A man accused of scamming investors in a local brewery and skipping town in the mid-1990s was brought back to Douglas County this summer to face criminal charges after being arrested on a traffic stop in Illinois.
Then, he made bond. He walked out of the Douglas County Jail. And this week, it became clear that Allen Salah had left town again.
Before failing to show up at a Thursday hearing in Douglas County District Court to answer to a securities-fraud case related to the defunct Sports Page Brewery, Salah sent his defense attorney an e-mail saying his parents had been involved in an auto accident in Canada, prosecutors said.
Judge Michael Malone issued another warrant for Salah's arrest. Now, authorities are wondering if he'll come back.
"I've been surprised before. It might happen," said Fran Brunner, associate general counsel with the Office of the Kansas Securities Commissioner. "If he can verify that this accident actually happened and he's at his parents' bedside, he can come back and explain it to the court."
Steve Robson, the bondsman who got Salah out of jail Aug. 12, said Salah called him Friday afternoon to say he was sending his defense attorney a newspaper clipping verifying details of the accident. Robson, of Arrow Bail Bonds, said he doubted Salah would call and check in with his bondsman if he was trying to flee.
"If he is on the run, I'm going to be looking for him harder than anybody," Robson said.
Unpaid bills, upset investors
Salah, who has past felony convictions for bank fraud, is charged in a seven-count complaint alleging securities fraud and other violations in late 1995 and early 1996 related to Sports Page Brewery -- now 75th Street Brewery -- at Clinton Parkway and Kasold Drive. The total amount of money involved in the case is $78,500, but there are more investors who aren't involved in the case, Brunner said.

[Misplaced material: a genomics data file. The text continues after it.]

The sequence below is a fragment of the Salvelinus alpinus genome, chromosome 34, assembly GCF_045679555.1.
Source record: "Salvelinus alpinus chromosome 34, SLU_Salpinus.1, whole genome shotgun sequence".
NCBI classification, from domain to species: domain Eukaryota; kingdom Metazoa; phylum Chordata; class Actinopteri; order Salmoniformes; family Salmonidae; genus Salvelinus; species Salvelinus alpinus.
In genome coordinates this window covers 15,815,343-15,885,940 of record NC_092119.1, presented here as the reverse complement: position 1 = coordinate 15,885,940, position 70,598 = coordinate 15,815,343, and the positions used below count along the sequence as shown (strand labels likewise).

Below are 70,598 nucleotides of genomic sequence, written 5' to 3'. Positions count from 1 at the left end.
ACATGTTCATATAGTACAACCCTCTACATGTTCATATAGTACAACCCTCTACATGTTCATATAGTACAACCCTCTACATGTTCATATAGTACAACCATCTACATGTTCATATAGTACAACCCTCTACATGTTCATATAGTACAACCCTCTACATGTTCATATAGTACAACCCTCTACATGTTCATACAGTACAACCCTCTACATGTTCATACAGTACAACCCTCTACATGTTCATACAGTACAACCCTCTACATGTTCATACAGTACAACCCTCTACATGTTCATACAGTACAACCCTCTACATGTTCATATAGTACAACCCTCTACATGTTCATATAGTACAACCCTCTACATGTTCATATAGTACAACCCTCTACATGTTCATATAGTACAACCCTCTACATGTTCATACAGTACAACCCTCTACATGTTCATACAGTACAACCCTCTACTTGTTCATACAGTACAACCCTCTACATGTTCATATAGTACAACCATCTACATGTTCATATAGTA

In December 1996, days after an attempted arson nearly torched the yet-unopened brewery, Salah burned paperwork in his fireplace on Stone Meadows Drive and left town with his passport, his wife later testified in U.S. Bankruptcy Court. Salan left behind unpaid contractor bills, angry investors and nearly $1 million in debt, a matter that's still being settled in bankruptcy court. Salah was not charged with attempted arson.
The state's securities commissioner filed criminal charges against Salah in 1999. According to an arrest warrant in the case, Salah has five aliases and has been known to use five Social Security numbers.
"Our information is that Mr. Salah is a native of Jordan and has been for a certain amount of the last five years living in Bahrain," Brunner said.
His criminal file sat untouched for five years.
Then, on June 29, police stopped him for a traffic violation in Illinois and realized he was wanted in Kansas. He was transported in custody and made his first appearance Aug. 4 in District Court, where a judge set his bond at $50,000.
The state of Texas also notified the court it wanted to extradite Salah for a parole violation.
Living in Illinois
On an application for a court-appointed attorney, Salah wrote that he was a computer programmer who lived in Naperville, Ill., had a 26-year-old wife, two teenage daughters and a 10-month-old daughter.
He listed his income as $2,000 per month, said he didn't own a home and had no business income, and said he had about $275 at his disposal.
Preliminary hearings are supposed to be held in 10 days. But Salah's was postponed for seven weeks as the Securities Commissioner's Office made arrangements to prosecute the case. Salah's attorney requested the bond be reduced to $15,000 pending the preliminary hearing, and Dist. Atty. Christine Kenney's office didn't oppose the reduction.
Salah posted bond Aug. 12: $15,000 for the securities-fraud case and $5,000 for the extradition to Texas.
Salah's court-appointed attorney, Craig Stancliffe, said Friday he couldn't comment about the case or say whether he'd been in touch with his client.
A call to the telephone number listed on Salah's court records wasn't returned Friday. Investors listed as witnesses in Salah's criminal case didn't return phone calls seeking comment.